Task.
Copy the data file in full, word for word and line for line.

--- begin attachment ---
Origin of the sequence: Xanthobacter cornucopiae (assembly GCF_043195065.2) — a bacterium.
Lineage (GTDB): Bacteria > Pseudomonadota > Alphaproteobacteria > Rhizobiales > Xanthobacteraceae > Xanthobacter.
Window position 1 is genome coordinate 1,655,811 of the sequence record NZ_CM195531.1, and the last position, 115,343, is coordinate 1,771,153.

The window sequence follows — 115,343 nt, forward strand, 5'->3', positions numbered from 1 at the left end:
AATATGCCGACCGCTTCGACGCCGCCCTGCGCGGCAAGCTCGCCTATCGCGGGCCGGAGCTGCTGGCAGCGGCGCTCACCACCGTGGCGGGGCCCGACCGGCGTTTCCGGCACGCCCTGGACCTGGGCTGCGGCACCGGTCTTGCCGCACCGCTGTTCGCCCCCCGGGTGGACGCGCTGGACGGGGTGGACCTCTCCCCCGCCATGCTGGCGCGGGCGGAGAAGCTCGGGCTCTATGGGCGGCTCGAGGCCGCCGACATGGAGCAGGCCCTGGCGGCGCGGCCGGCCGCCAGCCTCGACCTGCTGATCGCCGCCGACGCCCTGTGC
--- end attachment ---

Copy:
Origin of the sequence: Xanthobacter cornucopiae (assembly GCF_043195065.2) — a bacterium.
Lineage (GTDB): Bacteria > Pseudomonadota > Alphaproteobacteria > Rhizobiales > Xanthobacteraceae > Xanthobacter.
Window position 1 is genome coordinate 1,655,811 of the sequence record NZ_CM195531.1, and the last position, 115,343, is coordinate 1,771,153.

The window sequence follows — 115,343 nt, forward strand, 5'->3', positions numbered from 1 at the left end:
AATATGCCGACCGCTTCGACGCCGCCCTGCGCGGCAAGCTCGCCTATCGCGGGCCGGAGCTGCTGGCAGCGGCGCTCACCACCGTGGCGGGGCCCGACCGGCGTTTCCGGCACGCCCTGGACCTGGGCTGCGGCACCGGTCTTGCCGCACCGCTGTTCGCCCCCCGGGTGGACGCGCTGGACGGGGTGGACCTCTCCCCCGCCATGCTGGCGCGGGCGGAGAAGCTCGGGCTCTATGGGCGGCTCGAGGCCGCCGACATGGAGCAGGCCCTGGCGGCGCGGCCGGCCGCCAGCCTCGACCTGCTGATCGCCGCCGACGCCCTGTGC